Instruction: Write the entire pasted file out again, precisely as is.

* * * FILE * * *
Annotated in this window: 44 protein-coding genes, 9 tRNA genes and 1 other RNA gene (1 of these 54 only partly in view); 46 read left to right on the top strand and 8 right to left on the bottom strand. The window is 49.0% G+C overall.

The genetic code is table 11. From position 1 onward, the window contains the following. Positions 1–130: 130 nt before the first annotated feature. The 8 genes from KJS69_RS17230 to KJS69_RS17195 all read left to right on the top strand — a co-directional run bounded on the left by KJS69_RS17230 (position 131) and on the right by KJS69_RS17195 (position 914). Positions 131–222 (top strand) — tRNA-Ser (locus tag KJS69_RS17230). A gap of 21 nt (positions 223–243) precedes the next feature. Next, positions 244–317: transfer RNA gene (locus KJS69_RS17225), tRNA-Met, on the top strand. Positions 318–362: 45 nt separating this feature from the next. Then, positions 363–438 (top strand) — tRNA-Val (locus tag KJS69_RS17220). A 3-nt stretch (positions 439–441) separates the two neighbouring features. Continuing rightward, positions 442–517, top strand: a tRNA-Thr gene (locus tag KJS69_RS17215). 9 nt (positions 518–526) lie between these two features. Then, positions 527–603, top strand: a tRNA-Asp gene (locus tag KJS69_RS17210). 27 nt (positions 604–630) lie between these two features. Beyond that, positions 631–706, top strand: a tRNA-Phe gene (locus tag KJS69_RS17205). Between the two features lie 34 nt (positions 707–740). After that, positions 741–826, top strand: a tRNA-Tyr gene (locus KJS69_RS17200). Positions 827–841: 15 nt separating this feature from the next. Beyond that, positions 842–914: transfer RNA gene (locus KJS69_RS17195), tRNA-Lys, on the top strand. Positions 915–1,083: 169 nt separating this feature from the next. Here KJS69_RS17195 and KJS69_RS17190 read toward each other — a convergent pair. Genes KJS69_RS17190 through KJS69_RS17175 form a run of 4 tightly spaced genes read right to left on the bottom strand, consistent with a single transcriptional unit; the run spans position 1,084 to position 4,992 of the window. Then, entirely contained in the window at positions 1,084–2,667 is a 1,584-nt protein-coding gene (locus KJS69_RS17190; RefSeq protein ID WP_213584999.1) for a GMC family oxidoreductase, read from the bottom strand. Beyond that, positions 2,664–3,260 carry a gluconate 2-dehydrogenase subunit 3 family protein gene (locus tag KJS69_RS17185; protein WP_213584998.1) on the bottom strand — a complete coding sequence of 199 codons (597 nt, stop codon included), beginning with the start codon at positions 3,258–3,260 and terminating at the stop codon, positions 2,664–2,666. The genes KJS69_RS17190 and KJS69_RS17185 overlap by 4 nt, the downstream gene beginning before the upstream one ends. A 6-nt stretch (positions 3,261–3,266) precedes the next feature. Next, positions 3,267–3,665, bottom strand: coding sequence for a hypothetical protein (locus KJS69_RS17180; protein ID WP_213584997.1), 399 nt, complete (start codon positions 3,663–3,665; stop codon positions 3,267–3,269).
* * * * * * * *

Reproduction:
Annotated in this window: 44 protein-coding genes, 9 tRNA genes and 1 other RNA gene (1 of these 54 only partly in view); 46 read left to right on the top strand and 8 right to left on the bottom strand. The window is 49.0% G+C overall.

The genetic code is table 11. From position 1 onward, the window contains the following. Positions 1–130: 130 nt before the first annotated feature. The 8 genes from KJS69_RS17230 to KJS69_RS17195 all read left to right on the top strand — a co-directional run bounded on the left by KJS69_RS17230 (position 131) and on the right by KJS69_RS17195 (position 914). Positions 131–222 (top strand) — tRNA-Ser (locus tag KJS69_RS17230). A gap of 21 nt (positions 223–243) precedes the next feature. Next, positions 244–317: transfer RNA gene (locus KJS69_RS17225), tRNA-Met, on the top strand. Positions 318–362: 45 nt separating this feature from the next. Then, positions 363–438 (top strand) — tRNA-Val (locus tag KJS69_RS17220). A 3-nt stretch (positions 439–441) separates the two neighbouring features. Continuing rightward, positions 442–517, top strand: a tRNA-Thr gene (locus tag KJS69_RS17215). 9 nt (positions 518–526) lie between these two features. Then, positions 527–603, top strand: a tRNA-Asp gene (locus tag KJS69_RS17210). 27 nt (positions 604–630) lie between these two features. Beyond that, positions 631–706, top strand: a tRNA-Phe gene (locus tag KJS69_RS17205). Between the two features lie 34 nt (positions 707–740). After that, positions 741–826, top strand: a tRNA-Tyr gene (locus KJS69_RS17200). Positions 827–841: 15 nt separating this feature from the next. Beyond that, positions 842–914: transfer RNA gene (locus KJS69_RS17195), tRNA-Lys, on the top strand. Positions 915–1,083: 169 nt separating this feature from the next. Here KJS69_RS17195 and KJS69_RS17190 read toward each other — a convergent pair. Genes KJS69_RS17190 through KJS69_RS17175 form a run of 4 tightly spaced genes read right to left on the bottom strand, consistent with a single transcriptional unit; the run spans position 1,084 to position 4,992 of the window. Then, entirely contained in the window at positions 1,084–2,667 is a 1,584-nt protein-coding gene (locus KJS69_RS17190; RefSeq protein ID WP_213584999.1) for a GMC family oxidoreductase, read from the bottom strand. Beyond that, positions 2,664–3,260 carry a gluconate 2-dehydrogenase subunit 3 family protein gene (locus tag KJS69_RS17185; protein WP_213584998.1) on the bottom strand — a complete coding sequence of 199 codons (597 nt, stop codon included), beginning with the start codon at positions 3,258–3,260 and terminating at the stop codon, positions 2,664–2,666. The genes KJS69_RS17190 and KJS69_RS17185 overlap by 4 nt, the downstream gene beginning before the upstream one ends. A 6-nt stretch (positions 3,261–3,266) precedes the next feature. Next, positions 3,267–3,665, bottom strand: coding sequence for a hypothetical protein (locus KJS69_RS17180; protein ID WP_213584997.1), 399 nt, complete (start codon positions 3,663–3,665; stop codon positions 3,267–3,269).